As for existing power plants, which account for about a third of U.S. greenhouse gas emissions, we’ll have to wait and see.  Rules haven’t been proposed and we have no word on EPA’s timetable.

Whatever the standards are, we hope EPA gives states flexibility, under section 111(d) of the Clean Air Act, to use different approaches to meet them — including market-based mechanisms like emissions trading.  That would let us integrate the federal approach with the trading systems already in place in the Northeast (the Regional Greenhouse Gas Initiative) and California.

While a lower probability, I’d also like to mention the idea of a revenue-neutral carbon tax.  We like a price on carbon because it could spur the development and deployment of the clean technologies we need to put us on the path toward steeper emission cuts.

That’s not why anyone is talking about it, of course.

Congress is faced with some major fiscal challenges — tax reform, entitlement reform, deficit reduction.  Any revenue from a carbon tax could be used to offset other tax reform and help address those challenges.

We have some ideas on how to draft a fair and functional carbon tax.  And there are even some conservative thinkers outside of Congress who support a revenue-neutral carbon tax.  But as I like to say, the only problems politically with a carbon tax are the words “carbon” and “tax.”

Narrower congressional action is possible.  For example, we’re seeking support for extending a tax credit to promote the use of captured carbon dioxide for oil recovery.

This is a proven technology that will boost domestic oil production while reducing carbon emissions.  It’s supported by a coalition we helped pull together of industry, state, labor and environmental leaders.  But Congress has a lot, from the debt ceiling to gun control to immigration, on its plate.

As we see with many thorny policy issues, states have been taking the lead.  For example, 30 states plus DC have some kind of renewable energy standard.

California just launched its own greenhouse gas cap-and-trade program, which is expected to cut emissions by more than 60 million metric tons of carbon dioxide equivalent by 2020. (That’s a 12 percent reduction compared with California’s expected emissions without cap-and-trade.)

That’s significant by itself.  But more importantly, California’s and the Northeast’s use of market-based mechanisms to reduce emissions could serve as examples for others to follow.

We see cap-and-trade programs in place or in the works in countries (such as Australia and South Korea), provinces (such as Quebec) — even cities.  For example, Sao Paulo, Brazil, is launching a test phase of a cap-and-trade program this year with the goal of reducing carbon emissions 20 percent below 2005 levels by 2020.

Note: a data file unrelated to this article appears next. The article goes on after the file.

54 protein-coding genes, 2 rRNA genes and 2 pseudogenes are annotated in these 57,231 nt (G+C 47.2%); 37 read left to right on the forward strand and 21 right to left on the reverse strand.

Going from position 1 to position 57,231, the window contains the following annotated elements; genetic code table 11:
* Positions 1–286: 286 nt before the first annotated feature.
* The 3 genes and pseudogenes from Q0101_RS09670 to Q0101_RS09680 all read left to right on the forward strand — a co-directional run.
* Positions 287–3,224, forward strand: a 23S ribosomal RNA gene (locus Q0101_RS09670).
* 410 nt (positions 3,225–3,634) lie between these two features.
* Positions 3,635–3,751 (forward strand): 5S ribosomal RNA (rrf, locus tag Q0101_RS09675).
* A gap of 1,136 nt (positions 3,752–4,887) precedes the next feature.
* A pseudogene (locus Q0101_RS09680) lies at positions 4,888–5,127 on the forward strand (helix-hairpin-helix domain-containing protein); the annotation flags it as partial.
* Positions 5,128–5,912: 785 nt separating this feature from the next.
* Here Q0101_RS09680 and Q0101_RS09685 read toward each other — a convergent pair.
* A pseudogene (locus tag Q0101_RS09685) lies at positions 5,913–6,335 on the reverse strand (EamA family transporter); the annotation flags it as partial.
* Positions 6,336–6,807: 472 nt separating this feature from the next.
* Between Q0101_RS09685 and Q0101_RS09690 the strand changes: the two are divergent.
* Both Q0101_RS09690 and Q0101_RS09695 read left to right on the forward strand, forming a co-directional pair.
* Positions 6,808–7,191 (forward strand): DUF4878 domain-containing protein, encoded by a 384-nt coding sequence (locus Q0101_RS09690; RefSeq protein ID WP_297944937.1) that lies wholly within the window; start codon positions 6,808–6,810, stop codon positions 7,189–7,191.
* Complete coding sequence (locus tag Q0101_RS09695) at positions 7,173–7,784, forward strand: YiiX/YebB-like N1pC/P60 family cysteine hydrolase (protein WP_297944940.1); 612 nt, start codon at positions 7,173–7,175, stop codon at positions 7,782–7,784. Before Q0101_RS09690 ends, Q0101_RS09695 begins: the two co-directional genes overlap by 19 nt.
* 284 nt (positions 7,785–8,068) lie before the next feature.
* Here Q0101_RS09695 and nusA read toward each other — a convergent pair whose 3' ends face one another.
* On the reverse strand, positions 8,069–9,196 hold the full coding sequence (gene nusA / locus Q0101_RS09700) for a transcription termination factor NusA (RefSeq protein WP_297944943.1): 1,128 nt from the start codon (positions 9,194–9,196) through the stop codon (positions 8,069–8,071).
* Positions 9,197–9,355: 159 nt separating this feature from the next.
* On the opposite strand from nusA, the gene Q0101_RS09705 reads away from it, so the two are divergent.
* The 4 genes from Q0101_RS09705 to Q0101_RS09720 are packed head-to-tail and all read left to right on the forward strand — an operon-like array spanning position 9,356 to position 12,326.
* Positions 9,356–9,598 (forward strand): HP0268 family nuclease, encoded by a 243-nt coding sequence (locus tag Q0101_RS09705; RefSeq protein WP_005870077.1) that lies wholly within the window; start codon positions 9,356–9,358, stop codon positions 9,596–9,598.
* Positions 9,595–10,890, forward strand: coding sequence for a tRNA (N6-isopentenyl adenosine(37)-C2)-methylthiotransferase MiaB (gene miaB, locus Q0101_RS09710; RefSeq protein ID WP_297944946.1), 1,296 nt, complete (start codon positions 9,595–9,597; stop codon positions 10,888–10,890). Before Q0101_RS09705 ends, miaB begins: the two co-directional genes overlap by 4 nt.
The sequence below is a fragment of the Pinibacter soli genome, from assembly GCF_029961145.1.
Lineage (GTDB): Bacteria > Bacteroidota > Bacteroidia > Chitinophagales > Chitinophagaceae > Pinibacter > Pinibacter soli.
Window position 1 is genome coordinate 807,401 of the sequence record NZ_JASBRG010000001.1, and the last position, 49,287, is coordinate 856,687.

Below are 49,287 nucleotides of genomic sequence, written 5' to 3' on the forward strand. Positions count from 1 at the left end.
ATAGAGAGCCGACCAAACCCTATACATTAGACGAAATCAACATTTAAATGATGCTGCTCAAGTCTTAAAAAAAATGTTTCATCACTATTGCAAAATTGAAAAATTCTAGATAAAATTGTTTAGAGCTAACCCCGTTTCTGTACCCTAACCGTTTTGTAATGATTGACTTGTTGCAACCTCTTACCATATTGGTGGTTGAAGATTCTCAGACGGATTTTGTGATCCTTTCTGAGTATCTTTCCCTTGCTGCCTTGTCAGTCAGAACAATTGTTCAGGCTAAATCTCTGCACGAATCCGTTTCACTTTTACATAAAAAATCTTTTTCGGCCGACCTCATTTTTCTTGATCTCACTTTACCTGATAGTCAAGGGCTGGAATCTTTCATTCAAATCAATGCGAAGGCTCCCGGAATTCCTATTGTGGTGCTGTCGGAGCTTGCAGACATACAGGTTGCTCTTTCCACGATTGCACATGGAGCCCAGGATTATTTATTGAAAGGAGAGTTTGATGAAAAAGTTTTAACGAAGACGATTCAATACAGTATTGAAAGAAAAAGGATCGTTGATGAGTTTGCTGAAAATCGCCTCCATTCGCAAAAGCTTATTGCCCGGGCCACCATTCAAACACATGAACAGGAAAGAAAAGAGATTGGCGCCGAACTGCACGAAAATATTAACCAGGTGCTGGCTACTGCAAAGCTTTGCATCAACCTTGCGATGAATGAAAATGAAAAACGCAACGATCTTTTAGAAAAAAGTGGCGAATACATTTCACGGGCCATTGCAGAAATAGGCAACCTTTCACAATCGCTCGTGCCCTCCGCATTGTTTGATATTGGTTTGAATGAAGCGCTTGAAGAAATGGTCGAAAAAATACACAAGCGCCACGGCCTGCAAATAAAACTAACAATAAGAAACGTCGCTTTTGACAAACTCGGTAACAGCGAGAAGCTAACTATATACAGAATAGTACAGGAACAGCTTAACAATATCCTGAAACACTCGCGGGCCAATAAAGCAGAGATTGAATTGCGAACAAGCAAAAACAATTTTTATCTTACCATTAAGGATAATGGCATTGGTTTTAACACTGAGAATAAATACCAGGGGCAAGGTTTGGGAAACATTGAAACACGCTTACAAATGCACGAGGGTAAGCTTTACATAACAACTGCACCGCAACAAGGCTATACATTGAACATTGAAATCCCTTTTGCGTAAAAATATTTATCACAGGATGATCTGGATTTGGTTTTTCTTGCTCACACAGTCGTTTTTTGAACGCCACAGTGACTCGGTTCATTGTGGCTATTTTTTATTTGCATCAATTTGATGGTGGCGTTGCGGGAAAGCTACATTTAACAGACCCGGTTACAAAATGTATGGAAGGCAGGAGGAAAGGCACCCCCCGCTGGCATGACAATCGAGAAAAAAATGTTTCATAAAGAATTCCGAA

Perhaps in the future we can stitch together some of these individual actions into a more coherent policy to promote clean energy and reduce greenhouse gases.

Because this current patchwork approach is not enough to address the challenge of providing safe, affordable, reliable energy while protecting the climate.  It’s a start, but don’t have time to waste.

Climate change is real and we – you – are already paying a price.

Dominion Resources had to shut down a unit of its Millstone nuclear plant in Connecticut this summer because water from Long Island Sound was too hot to use for cooling off safety equipment.  Drought continues to hamper the movement of Mississippi River barges loaded with coal and fuel oil.  Hurricane Sandy cut power to more than 8 million homes, some of which remained dark for weeks.

Our power sector will have to become more resilient to the effects of climate change that we are already seeing.

Some companies are assessing the risks that extreme weather poses to their operations.  They’re investing in new technology and infrastructure to try to minimize disruption and damage to services and operation sites.

Companies like PG&E and Duke Energy, members of our Business Environmental Leadership Council, have taken a closer look at how they can improve water management in light of increased drought.

Regulatory and policy uncertainty can complicate these investments in climate resilience.  So energy and utility companies have an incentive to play a role in shaping energy policies.

That’s why I’m looking forward today to hearing what you think.